Effects of socioeconomic status and treatment disparities in colorectal cancer survival.
Cause of Death
Proportional Hazards Models
Poor survival among colorectal cancer (CRC) cases has been associated with African-American race and low socioeconomic status (SES). However, it is not known whether the observed poor survival of African-American CRC cases is due to SES itself and/or treatment disparities. We set out to determine this using data from the large, population-based California Cancer Registry database.
A case-only analysis of CRC was conducted including all age groups using California Cancer Registry data from 1994 to 2003, including descriptive analysis of relevant clinical variables, race, and SES. CRC-specific survival univariate analyses were conducted using the Kaplan-Meier method. Multivariate survival analyses were done using Cox proportional hazards ratios (HR).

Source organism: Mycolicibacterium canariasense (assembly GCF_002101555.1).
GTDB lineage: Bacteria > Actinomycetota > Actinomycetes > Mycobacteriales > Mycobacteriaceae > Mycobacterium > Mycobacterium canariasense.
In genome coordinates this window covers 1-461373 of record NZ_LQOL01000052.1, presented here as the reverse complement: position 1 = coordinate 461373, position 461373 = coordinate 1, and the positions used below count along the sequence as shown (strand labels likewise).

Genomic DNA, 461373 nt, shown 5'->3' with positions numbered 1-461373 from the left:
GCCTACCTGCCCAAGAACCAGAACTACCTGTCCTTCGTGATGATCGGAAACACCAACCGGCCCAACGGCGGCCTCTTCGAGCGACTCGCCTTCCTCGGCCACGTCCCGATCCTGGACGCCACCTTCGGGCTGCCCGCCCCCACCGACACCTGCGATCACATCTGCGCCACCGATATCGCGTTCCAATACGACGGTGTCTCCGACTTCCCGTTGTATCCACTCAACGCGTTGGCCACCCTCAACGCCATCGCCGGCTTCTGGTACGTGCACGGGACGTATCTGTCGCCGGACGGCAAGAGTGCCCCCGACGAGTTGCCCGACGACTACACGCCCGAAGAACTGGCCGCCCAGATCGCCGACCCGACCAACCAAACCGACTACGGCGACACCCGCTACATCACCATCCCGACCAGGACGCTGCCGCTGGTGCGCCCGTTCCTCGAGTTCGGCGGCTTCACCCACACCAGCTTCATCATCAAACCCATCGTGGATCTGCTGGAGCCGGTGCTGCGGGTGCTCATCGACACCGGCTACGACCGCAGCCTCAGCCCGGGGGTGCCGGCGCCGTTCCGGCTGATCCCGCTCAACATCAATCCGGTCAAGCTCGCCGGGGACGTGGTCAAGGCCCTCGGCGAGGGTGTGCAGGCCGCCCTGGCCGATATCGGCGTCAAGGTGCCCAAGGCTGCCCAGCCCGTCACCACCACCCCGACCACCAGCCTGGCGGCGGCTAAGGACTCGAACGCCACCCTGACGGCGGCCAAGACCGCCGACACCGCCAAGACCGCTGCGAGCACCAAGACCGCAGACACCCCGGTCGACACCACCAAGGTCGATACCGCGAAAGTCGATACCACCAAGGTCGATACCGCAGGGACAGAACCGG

Incident cases of colon (90,273) and rectal (37,532) cancer were analyzed, including 91,739 (71.8%) non-Hispanic Whites, 8,535 (6.7%) African-Americans, 14,943 (11.7%) Hispanics, 3,564 (2.8%) Chinese, and 7,950 (6.2%) non-Chinese Asians. African-Americans had a greater proportion of metastatic stage at presentation (P < 0.0001) and decreased CRC-specific survival (P < 0.0001 for colon and rectal cancer). After adjustment for age, sex, histology, site within the colon, and stage, African-Americans [colon: HR, 1.19; 95% confidence interval (95% CI), 1.14-1.25; rectum: HR, 1.27; 95% CI, 1.17-1.38] had an increased risk of death compared with Caucasians. However, after further adjustment for SES and treatment, the risk of death for African-Americans compared with Caucasians was substantially diminished (colon: HR, 1.08; 95% CI, 1.03-1.13; rectum: HR, 1.11; 95% CI, 1.02-1.20).
Among CRC cases, disparities in treatment and SES largely explain the observed decreased survival of African-Americans, underscoring the importance of health disparity research in this disease.